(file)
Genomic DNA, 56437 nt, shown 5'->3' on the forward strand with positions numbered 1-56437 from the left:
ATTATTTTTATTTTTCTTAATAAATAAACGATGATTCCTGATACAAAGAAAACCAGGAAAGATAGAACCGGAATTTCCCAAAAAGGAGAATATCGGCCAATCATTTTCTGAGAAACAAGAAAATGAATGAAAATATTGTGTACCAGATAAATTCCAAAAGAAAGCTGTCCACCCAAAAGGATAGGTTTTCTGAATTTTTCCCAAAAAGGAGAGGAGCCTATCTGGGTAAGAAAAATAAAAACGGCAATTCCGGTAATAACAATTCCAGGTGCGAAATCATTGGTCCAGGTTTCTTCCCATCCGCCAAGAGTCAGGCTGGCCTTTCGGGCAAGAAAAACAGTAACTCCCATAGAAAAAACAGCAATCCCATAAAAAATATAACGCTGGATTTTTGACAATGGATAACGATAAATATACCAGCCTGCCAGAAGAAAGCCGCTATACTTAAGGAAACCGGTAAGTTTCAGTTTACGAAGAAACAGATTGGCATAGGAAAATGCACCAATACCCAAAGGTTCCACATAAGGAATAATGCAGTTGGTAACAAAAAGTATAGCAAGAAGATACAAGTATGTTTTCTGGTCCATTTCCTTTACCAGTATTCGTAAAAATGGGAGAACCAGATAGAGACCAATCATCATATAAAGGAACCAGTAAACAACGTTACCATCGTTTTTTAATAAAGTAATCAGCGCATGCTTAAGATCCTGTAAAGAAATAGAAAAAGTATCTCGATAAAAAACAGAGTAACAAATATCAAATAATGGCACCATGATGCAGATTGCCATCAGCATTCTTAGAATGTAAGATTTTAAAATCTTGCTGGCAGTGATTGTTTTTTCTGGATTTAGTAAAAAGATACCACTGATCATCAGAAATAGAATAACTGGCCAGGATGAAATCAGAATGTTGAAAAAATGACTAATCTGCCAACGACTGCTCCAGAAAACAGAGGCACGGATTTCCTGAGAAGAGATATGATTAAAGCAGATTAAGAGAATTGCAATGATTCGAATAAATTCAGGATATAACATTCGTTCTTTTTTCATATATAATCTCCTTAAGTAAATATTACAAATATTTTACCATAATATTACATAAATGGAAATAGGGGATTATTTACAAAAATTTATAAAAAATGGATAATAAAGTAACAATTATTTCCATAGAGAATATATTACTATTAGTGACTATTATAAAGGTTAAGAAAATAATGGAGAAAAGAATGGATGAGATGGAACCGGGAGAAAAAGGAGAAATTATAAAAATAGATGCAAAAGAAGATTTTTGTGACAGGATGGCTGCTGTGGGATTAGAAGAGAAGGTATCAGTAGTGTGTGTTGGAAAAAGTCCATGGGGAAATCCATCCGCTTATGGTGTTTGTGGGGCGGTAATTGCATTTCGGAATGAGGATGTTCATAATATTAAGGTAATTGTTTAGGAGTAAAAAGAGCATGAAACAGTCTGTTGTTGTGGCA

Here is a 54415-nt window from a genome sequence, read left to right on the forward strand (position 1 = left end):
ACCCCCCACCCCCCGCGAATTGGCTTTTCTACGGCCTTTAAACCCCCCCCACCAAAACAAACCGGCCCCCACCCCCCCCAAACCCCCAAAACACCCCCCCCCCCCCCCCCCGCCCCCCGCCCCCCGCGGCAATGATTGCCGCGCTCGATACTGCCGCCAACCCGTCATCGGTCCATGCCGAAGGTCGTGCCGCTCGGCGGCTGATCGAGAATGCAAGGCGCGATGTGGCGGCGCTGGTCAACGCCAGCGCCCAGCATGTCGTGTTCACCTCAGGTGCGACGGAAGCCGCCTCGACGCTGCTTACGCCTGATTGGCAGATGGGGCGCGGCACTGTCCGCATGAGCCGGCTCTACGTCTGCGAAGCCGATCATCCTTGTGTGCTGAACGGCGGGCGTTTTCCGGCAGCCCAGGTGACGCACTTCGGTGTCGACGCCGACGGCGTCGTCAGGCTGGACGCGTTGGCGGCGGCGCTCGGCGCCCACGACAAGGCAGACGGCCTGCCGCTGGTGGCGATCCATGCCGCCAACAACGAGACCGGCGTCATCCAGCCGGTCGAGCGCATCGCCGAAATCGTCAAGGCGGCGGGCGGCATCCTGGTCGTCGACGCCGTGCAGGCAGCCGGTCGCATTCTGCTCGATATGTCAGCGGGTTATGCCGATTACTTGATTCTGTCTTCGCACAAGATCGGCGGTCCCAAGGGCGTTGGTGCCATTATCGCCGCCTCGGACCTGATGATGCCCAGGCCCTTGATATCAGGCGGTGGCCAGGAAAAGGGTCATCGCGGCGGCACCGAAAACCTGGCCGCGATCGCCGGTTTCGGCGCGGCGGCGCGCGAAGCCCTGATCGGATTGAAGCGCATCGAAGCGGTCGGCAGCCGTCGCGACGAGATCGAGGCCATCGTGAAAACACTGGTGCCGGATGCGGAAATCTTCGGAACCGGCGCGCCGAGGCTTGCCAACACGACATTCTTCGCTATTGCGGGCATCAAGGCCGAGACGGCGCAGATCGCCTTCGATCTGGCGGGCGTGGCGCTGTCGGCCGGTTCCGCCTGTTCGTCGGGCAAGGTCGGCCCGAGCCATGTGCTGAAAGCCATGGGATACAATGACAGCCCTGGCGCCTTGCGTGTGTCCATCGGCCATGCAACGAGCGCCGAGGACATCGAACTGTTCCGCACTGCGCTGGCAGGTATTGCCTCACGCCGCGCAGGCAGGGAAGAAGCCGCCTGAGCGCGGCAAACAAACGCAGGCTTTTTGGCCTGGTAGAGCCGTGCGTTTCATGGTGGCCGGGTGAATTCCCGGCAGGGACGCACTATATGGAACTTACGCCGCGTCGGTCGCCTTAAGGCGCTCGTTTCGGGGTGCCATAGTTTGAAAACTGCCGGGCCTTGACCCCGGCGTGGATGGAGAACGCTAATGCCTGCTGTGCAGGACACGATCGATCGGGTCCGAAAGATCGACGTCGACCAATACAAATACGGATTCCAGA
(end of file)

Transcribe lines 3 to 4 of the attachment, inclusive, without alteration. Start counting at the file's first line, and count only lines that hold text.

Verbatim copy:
Here is a 54415-nt window from a genome sequence, read left to right on the forward strand (position 1 = left end):
ACCCCCCACCCCCCGCGAATTGGCTTTTCTACGGCCTTTAAACCCCCCCCACCAAAACAAACCGGCCCCCACCCCCCCCAAACCCCCAAAACACCCCCCCCCCCCCCCCCCGCCCCCCGCCCCCCGCGGCAATGATTGCCGCGCTCGATACTGCCGCCAACCCGTCATCGGTCCATGCCGAAGGTCGTGCCGCTCGGCGGCTGATCGAGAATGCAAGGCGCGATGTGGCGGCGCTGGTCAACGCCAGCGCCCAGCATGTCGTGTTCACCTCAGGTGCGACGGAAGCCGCCTCGACGCTGCTTACGCCTGATTGGCAGATGGGGCGCGGCACTGTCCGCATGAGCCGGCTCTACGTCTGCGAAGCCGATCATCCTTGTGTGCTGAACGGCGGGCGTTTTCCGGCAGCCCAGGTGACGCACTTCGGTGTCGACGCCGACGGCGTCGTCAGGCTGGACGCGTTGGCGGCGGCGCTCGGCGCCCACGACAAGGCAGACGGCCTGCCGCTGGTGGCGATCCATGCCGCCAACAACGAGACCGGCGTCATCCAGCCGGTCGAGCGCATCGCCGAAATCGTCAAGGCGGCGGGCGGCATCCTGGTCGTCGACGCCGTGCAGGCAGCCGGTCGCATTCTGCTCGATATGTCAGCGGGTTATGCCGATTACTTGATTCTGTCTTCGCACAAGATCGGCGGTCCCAAGGGCGTTGGTGCCATTATCGCCGCCTCGGACCTGATGATGCCCAGGCCCTTGATATCAGGCGGTGGCCAGGAAAAGGGTCATCGCGGCGGCACCGAAAACCTGGCCGCGATCGCCGGTTTCGGCGCGGCGGCGCGCGAAGCCCTGATCGGATTGAAGCGCATCGAAGCGGTCGGCAGCCGTCGCGACGAGATCGAGGCCATCGTGAAAACACTGGTGCCGGATGCGGAAATCTTCGGAACCGGCGCGCCGAGGCTTGCCAACACGACATTCTTCGCTATTGCGGGCATCAAGGCCGAGACGGCGCAGATCGCCTTCGATCTGGCGGGCGTGGCGCTGTCGGCCGGTTCCGCCTGTTCGTCGGGCAAGGTCGGCCCGAGCCATGTGCTGAAAGCCATGGGATACAATGACAGCCCTGGCGCCTTGCGTGTGTCCATCGGCCATGCAACGAGCGCCGAGGACATCGAACTGTTCCGCACTGCGCTGGCAGGTATTGCCTCACGCCGCGCAGGCAGGGAAGAAGCCGCCTGAGCGCGGCAAACAAACGCAGGCTTTTTGGCCTGGTAGAGCCGTGCGTTTCATGGTGGCCGGGTGAATTCCCGGCAGGGACGCACTATATGGAACTTACGCCGCGTCGGTCGCCTTAAGGCGCTCGTTTCGGGGTGCCATAGTTTGAAAACTGCCGGGCCTTGACCCCGGCGTGGATGGAGAACGCTAATGCCTGCTGTGCAGGACACGATCGATCGGGTCCGAAAGATCGACGTCGACCAATACAAATACGGATTCCAGA